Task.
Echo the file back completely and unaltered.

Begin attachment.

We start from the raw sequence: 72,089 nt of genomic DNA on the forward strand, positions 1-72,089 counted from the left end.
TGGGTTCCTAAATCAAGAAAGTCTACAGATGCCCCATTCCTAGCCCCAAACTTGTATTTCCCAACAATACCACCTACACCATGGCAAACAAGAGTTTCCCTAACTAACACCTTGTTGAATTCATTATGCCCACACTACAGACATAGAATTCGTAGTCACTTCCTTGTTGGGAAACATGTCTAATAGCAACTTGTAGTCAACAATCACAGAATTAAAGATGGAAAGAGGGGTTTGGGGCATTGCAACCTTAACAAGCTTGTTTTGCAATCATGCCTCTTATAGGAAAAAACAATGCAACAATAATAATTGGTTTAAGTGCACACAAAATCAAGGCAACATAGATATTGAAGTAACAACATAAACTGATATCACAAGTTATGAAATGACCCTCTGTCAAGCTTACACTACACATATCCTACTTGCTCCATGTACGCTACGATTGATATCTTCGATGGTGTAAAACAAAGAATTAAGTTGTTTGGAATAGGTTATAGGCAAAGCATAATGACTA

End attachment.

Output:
We start from the raw sequence: 72,089 nt of genomic DNA on the forward strand, positions 1-72,089 counted from the left end.
TGGGTTCCTAAATCAAGAAAGTCTACAGATGCCCCATTCCTAGCCCCAAACTTGTATTTCCCAACAATACCACCTACACCATGGCAAACAAGAGTTTCCCTAACTAACACCTTGTTGAATTCATTATGCCCACACTACAGACATAGAATTCGTAGTCACTTCCTTGTTGGGAAACATGTCTAATAGCAACTTGTAGTCAACAATCACAGAATTAAAGATGGAAAGAGGGGTTTGGGGCATTGCAACCTTAACAAGCTTGTTTTGCAATCATGCCTCTTATAGGAAAAAACAATGCAACAATAATAATTGGTTTAAGTGCACACAAAATCAAGGCAACATAGATATTGAAGTAACAACATAAACTGATATCACAAGTTATGAAATGACCCTCTGTCAAGCTTACACTACACATATCCTACTTGCTCCATGTACGCTACGATTGATATCTTCGATGGTGTAAAACAAAGAATTAAGTTGTTTGGAATAGGTTATAGGCAAAGCATAATGACTA